Quaerentia

oh the ironies! Darwin, Freud, Marx in church refurbs – but church planting is still key

Advertisements

The 3 amigos as I like to call them: 3 venerable DWEMs (i.e. – Dead White European Males – of course, I’m all too aware that I fit 3 out of 4 of those epithets, but refuse to say which). If they but knew it, they would be spinning in their graves somewhere (look out for unusual subterranean activity in the vicinity of Highgate Cemetery). Not with despair but glee, mind. Why? Darwin (1809-1882), Freud (1856-1939) and Marx (1818-1883) were the intellectual titans of the 19th Century and in some ways became the 3 key foundations for 20th-21st century secularism (who together made God redundant in explaining zoology, psychology and sociology/history). And while experts find many things to quibble with them on details of their thought (perhaps Freud most of all), most today assume they have won convincingly in that wider project. You just have to look at what has happened to a number of buildings to see what i mean.

If you caught a bit of the first programme in David Dimbleby’s new series How We Built Britain, then you won’t need any persuading that buildings have huge symbolic significance. It was no accident that one of the greatest achievements of post-Norman invasion architecture was Ely Cathedral – a breathtaking mediaeval skyscraper built in the heartland of the remnants of opposition to the conquest – the Fens. It was saying, ‘we’re here now, we’ve won, so deal with it’. Of course, religious fervour had something to do with it but it wasn’t the whole story – politics always had a part to play in mediaeval church-buildings (despite the cathedral’s website appearing to ignore the fact!). Public buildings are all too often designed to overwhelm, humiliate, subdue, inspire, impress. Everyone plays the same game. Consider the impact of the imposing courts of the Foreign Office here in London on a trembling ambassador from a miscreant client state. Or take the space, scale and classical grandeur of Washington DC? Or even the proposal of some London Muslim groups to build a mega-mosque near the 2012 Olympics site? They are all designed to communicate messages of longevity, power and authority. So what’s this all got to do with the 3 amigos?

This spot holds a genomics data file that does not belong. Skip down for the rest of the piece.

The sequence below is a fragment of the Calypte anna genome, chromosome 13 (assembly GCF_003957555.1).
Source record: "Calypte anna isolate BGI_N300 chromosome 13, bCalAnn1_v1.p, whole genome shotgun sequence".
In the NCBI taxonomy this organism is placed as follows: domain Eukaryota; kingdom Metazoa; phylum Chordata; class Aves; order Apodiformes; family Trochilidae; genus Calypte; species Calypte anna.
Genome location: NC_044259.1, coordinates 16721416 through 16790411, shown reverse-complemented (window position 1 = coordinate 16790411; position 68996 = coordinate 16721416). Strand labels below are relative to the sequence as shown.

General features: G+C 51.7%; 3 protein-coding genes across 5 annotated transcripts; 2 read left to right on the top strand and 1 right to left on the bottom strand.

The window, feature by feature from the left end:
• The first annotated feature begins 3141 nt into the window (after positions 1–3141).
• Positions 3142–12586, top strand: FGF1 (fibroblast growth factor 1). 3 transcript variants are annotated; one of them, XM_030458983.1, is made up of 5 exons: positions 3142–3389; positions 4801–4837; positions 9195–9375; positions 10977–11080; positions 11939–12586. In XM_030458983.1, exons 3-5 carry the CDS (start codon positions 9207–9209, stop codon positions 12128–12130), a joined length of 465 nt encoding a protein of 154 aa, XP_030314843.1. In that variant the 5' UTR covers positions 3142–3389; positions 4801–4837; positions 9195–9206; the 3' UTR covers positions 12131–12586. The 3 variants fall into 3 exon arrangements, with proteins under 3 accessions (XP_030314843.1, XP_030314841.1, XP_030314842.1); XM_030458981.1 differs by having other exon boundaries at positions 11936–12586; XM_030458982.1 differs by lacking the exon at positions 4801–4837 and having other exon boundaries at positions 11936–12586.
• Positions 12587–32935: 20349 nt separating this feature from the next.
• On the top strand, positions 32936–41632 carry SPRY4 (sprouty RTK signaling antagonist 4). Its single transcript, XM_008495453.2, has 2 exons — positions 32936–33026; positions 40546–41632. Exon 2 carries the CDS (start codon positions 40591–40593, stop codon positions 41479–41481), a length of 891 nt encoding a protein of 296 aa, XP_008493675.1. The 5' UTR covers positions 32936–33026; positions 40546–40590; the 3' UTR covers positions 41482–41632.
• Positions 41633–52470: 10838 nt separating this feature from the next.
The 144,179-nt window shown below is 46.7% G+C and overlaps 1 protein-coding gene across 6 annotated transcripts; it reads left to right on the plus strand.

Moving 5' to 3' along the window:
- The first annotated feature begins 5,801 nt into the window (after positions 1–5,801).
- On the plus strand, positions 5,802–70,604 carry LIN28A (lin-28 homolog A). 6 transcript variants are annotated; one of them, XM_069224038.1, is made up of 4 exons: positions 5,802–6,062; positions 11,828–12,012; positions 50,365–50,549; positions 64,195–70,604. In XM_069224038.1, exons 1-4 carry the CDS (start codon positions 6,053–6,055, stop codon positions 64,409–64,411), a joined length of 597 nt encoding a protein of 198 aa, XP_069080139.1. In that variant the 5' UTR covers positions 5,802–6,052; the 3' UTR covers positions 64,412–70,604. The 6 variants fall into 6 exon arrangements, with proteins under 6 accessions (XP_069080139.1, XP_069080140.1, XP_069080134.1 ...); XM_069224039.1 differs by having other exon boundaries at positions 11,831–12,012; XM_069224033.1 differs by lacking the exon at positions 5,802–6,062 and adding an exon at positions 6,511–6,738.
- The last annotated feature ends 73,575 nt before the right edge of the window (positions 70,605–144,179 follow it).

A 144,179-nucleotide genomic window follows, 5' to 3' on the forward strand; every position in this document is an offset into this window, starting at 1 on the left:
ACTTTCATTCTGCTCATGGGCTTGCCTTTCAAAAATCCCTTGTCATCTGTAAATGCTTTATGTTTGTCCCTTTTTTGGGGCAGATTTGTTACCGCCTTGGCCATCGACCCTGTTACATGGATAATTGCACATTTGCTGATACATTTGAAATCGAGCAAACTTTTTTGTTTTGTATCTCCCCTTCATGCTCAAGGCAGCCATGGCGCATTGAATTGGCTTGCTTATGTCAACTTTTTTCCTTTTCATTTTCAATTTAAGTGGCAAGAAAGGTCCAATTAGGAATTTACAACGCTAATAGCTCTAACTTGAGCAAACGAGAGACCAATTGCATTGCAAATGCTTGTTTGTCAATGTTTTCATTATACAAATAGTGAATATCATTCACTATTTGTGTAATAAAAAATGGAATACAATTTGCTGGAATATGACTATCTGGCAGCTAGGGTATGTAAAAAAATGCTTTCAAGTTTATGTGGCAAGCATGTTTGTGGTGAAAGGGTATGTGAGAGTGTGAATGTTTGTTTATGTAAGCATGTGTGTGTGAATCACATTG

Darwin’s Shrine

Well last week was the children’s half term, so we went to stay with my folks in Norfolk. Had a lovely time, in case you’re interested. But at a loss to know what to do with the kids on a number of rainy days, we took them to Norwich’s answer to London’s Science Museum: the Inspire Discovery Centre. It was all quite fun – with more buttons to press and things that go zing than you could ever dream of. It was small and compact, and yet such fun in fact that we were forced by pester power to go TWICE. The thing is – it had taken over a disused church (St Michael’s, Oak St). Which is fun – i really don’t have a problem with that. There’s no point these ancient buildings sitting derelict, unused and unloved. Far better this, than getting pulled down. But i couldn’t help but smile about the ironies. For at the sharp end (where there is usually a table or altar – depending on your theological sensibilities), there was an exhibit about dinosaur bones and – yes, you guessed it – EVOLUTION!!! This is not the place to get into all that today – perhaps a topic for the future (which will of course be great fun and make everyone on every side jolly and happy). But I’m sure the Darwins and Dawkins of this world must relish the irony. In a church of all buildings! They’ve won. You can’t believe in God – we’ve done away with him. Just visit mediaeval Norwich to see how.

But Darwin’s not the only one. Freud and Marx have also pulled it off from beyond the grave.

 

Marx’s Shrine

Soviet Russia was heralded to be the great communist paradise that Marx dreamed of. The victory it seemed was absolute. As well as the removal of capitalism with all the temptations and oppressions that capital brings, religion had to go. For religion in general, and Russian Orthodoxy in particular, was one of the worst culprits and tools of oppression.

Religious suffering is, at one and the same time, the expression of real suffering and a protest against real suffering. Religion is the sigh of the oppressed creature, the heart of a heartless world, and the soul of soulless conditions. It is the opium of the people.

Contribution to the Critique of Hegel’s Philosophy of Right